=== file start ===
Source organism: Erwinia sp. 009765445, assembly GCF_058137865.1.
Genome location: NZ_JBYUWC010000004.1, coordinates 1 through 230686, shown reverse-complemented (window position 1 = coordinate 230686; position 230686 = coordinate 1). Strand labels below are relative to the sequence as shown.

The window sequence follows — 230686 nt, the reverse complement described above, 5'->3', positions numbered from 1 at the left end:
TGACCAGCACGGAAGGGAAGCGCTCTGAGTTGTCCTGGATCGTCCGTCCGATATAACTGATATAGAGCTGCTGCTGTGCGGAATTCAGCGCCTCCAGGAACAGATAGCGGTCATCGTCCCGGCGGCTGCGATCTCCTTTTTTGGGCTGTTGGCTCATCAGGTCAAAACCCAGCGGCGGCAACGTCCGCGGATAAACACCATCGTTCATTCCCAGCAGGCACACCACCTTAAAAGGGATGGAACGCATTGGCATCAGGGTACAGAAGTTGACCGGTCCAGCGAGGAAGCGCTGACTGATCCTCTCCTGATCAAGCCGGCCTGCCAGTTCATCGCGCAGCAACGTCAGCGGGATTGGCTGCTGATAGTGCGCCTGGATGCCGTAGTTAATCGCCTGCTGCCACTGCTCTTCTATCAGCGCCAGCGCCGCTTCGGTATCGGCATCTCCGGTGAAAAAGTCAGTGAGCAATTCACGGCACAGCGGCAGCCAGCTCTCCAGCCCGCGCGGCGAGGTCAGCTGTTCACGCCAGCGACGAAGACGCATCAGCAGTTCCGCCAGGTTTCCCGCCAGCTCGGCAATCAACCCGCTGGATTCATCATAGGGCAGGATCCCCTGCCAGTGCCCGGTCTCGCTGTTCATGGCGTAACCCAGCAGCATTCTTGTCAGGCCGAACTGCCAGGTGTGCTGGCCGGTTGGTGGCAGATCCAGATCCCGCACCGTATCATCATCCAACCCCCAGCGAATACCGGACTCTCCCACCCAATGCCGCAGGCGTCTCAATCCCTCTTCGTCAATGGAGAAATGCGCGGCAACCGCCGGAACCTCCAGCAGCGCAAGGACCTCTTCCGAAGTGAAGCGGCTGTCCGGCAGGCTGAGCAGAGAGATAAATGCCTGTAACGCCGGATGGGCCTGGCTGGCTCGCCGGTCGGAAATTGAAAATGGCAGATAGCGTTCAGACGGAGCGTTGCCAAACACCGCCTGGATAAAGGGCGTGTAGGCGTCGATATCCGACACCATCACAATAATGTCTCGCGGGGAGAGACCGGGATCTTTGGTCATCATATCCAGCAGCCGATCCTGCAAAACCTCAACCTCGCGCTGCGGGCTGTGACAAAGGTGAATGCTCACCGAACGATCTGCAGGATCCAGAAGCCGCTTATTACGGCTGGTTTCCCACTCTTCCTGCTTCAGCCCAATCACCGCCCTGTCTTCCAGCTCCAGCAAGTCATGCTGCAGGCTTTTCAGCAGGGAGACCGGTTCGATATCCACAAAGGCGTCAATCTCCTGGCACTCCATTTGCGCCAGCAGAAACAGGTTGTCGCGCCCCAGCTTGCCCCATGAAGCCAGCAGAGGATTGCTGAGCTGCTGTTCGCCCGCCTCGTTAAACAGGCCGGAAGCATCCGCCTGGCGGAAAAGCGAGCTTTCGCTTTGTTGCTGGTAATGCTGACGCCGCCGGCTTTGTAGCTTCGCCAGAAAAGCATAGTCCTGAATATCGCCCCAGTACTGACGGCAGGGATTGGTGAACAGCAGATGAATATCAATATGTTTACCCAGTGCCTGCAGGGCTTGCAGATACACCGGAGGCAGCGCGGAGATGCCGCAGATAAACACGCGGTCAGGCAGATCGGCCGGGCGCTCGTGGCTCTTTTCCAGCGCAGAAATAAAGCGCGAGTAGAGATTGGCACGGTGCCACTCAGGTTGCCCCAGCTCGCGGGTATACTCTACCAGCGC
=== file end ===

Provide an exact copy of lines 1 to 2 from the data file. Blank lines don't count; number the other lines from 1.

Source organism: Erwinia sp. 009765445, assembly GCF_058137865.1.
Genome location: NZ_JBYUWC010000004.1, coordinates 1 through 230686, shown reverse-complemented (window position 1 = coordinate 230686; position 230686 = coordinate 1). Strand labels below are relative to the sequence as shown.